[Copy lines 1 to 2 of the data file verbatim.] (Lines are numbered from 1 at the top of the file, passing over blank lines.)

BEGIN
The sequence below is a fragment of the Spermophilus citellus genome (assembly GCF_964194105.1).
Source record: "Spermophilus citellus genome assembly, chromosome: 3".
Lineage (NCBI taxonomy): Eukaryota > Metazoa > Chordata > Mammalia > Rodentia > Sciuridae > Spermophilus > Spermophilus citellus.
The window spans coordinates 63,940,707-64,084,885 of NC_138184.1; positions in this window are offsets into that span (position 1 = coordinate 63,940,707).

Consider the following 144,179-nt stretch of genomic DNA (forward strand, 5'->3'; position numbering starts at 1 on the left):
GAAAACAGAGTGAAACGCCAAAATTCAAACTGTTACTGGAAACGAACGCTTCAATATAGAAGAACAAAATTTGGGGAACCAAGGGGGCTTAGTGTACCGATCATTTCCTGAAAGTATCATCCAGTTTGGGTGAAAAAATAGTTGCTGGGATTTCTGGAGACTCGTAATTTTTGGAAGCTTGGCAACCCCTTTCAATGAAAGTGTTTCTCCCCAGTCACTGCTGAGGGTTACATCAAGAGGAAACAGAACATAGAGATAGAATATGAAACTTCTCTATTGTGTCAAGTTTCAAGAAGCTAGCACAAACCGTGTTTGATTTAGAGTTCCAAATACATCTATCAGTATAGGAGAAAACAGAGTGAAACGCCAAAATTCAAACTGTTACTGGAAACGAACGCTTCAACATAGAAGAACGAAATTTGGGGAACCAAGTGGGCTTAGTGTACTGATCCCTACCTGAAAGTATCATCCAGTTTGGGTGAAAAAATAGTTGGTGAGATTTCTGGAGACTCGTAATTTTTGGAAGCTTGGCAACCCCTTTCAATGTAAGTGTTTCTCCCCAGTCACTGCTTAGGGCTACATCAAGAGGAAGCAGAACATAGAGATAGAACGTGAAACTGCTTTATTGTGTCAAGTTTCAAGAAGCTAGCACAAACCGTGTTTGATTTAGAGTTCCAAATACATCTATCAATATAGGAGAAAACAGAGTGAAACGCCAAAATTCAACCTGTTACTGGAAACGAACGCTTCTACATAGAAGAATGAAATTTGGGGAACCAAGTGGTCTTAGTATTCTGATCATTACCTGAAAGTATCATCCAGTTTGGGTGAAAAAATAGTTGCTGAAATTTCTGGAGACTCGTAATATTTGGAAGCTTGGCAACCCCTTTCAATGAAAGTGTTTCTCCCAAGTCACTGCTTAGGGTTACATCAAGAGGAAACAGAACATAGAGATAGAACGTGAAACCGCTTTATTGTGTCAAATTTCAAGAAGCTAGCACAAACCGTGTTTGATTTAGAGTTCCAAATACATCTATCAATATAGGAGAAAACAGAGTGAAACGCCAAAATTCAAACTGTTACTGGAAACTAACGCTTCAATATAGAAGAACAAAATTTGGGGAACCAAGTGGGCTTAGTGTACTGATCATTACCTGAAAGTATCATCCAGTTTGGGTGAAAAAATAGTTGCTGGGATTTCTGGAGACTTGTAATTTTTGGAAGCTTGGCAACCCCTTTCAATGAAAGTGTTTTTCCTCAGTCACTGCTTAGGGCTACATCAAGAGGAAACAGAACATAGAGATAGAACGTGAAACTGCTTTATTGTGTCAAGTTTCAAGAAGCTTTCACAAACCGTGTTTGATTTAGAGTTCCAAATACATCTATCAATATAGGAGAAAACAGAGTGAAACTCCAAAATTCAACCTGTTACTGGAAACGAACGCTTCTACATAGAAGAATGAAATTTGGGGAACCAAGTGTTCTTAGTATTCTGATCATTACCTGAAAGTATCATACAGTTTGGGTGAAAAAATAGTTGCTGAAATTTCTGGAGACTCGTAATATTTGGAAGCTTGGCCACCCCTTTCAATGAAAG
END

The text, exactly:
The sequence below is a fragment of the Spermophilus citellus genome (assembly GCF_964194105.1).
Source record: "Spermophilus citellus genome assembly, chromosome: 3".